— the majority of your junior officers are not well-educated. Many of them are recruited with academic qualifications they do not own, and they use other people’s academic documents to get the job. As a result, their minds become corrupt even before joining the force;

— the orientation and sensitization programmes in your organization are inadequate. Junior officers are not given sensitization, hence, they don't know the worth of human rights and cannot develop the strong will for protecting them. It is said that when the purpose of a thing is not understood, abuse of it becomes inevitable;

— the Ministry of Police Affairs and other officials charged with police oversight, discipline, and reform have failed to purge out corruption in the Nigerian police system due to lack of seriousness. Public complaint mechanisms, internal police control, civilian oversight mechanisms remain weak and ineffective.  Officers feel the permissiveness, and it gives them the courage to repeat similar acts at any time because they believe they can always go unpunished;

— tribalism, favoritism, religious and ethnic affiliations also contribute to the ineffectiveness of the police oversight. Those who are found guilty of professional misconducts are not punished as the law requires simply because they have one or two things in common with the disciplinarians.

My recommendations

I am of the view that corruption in the Nigerian police system can only be tackled when officers found guilty of such practices are dismissed and punished in line with the due process of law. For this reason, those with the police oversight responsibility should wake up and perform their functions with integrity. Their interest to protect the integrity and the Constitution of Nigeria should supersede their interest to protect their personal religious and ethnic norms. The Nigerian police oversight should be made of people with credible record of integrity and outstanding service to humanity; not necessarily by age or rank. The same thing should apply when appointing divisional police officers.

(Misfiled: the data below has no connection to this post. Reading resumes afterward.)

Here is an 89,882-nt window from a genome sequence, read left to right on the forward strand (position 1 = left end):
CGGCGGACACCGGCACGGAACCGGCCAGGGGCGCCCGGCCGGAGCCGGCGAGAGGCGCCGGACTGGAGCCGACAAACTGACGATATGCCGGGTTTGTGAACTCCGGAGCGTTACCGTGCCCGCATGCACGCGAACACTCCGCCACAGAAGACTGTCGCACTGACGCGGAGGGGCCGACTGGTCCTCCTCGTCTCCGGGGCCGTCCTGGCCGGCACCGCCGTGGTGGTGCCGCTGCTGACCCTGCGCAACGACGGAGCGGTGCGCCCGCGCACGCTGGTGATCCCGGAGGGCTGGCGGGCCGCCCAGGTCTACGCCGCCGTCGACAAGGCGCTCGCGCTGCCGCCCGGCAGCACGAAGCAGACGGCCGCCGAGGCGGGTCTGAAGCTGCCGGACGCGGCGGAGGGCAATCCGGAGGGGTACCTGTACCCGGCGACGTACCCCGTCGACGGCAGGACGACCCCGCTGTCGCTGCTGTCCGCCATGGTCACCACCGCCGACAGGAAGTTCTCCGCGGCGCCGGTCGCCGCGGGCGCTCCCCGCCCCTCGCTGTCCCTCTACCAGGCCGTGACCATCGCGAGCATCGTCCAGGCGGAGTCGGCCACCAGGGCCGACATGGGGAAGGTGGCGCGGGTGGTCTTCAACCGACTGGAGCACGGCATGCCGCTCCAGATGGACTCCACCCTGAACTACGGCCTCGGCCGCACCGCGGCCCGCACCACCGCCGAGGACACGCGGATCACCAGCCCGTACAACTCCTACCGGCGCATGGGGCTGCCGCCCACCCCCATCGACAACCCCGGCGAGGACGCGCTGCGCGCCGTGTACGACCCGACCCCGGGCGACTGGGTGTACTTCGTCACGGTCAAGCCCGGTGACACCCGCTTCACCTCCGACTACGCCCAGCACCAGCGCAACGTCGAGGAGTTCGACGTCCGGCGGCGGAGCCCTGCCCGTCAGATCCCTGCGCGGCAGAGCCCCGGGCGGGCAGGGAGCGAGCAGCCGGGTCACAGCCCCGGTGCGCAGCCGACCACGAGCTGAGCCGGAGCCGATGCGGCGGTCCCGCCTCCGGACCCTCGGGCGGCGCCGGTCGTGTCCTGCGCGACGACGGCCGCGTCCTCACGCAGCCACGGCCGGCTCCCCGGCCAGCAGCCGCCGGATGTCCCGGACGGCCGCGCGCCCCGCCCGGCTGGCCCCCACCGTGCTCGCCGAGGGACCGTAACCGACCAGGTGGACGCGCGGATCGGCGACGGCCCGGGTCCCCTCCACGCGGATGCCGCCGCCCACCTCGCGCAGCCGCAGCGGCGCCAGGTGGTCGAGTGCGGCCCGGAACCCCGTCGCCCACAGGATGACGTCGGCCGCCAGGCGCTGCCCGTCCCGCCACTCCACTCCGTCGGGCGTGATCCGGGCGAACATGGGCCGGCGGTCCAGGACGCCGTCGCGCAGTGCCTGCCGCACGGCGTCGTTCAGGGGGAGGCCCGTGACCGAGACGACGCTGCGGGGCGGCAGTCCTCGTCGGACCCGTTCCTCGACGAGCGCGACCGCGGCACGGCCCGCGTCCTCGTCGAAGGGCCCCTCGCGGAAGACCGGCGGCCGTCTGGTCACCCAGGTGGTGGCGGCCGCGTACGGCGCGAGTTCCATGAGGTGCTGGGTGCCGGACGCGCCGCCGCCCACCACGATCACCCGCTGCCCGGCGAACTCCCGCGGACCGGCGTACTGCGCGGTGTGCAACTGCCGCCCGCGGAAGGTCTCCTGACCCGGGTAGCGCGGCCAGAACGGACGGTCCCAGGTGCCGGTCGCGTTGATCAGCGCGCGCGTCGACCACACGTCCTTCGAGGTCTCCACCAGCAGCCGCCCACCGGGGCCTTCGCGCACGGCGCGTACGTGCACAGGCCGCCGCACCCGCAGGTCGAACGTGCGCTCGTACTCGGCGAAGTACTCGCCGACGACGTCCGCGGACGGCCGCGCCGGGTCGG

Let there be regular seminars and sensitization programmes for the Nigerian police officers. This will serve as an avenue for acquiring knowledge, especially for those who are not academically-balanced. Nigerian police officers are supposed to be familiar with the provisions of the Nigerian Constitution, especially the fundamental human rights, Criminal Procedure Code, Criminal Procedure Act, Penal Code and Criminal Code.

Apart from the normal promotional courses, junior officers should be allowed to go to school routinely to advance their knowledge. NPF is an intelligent agency, and without sound knowledge, the officers cannot fetch from the pool of intelligence. Those without requisite academic qualifications should be dismissed from the service: they don’t make any contribution for the good of both the police and the Nigerian populace.

Sir, I believe that adhering to these recommendations will help Nigerians to have a reformed, more caring and friendly police system.

I wish you a distinctive success in your leadership.

Attamah C. Malachy is a law student of the University of London (Int'l Programmes). He lives in Yola, Adamawa state.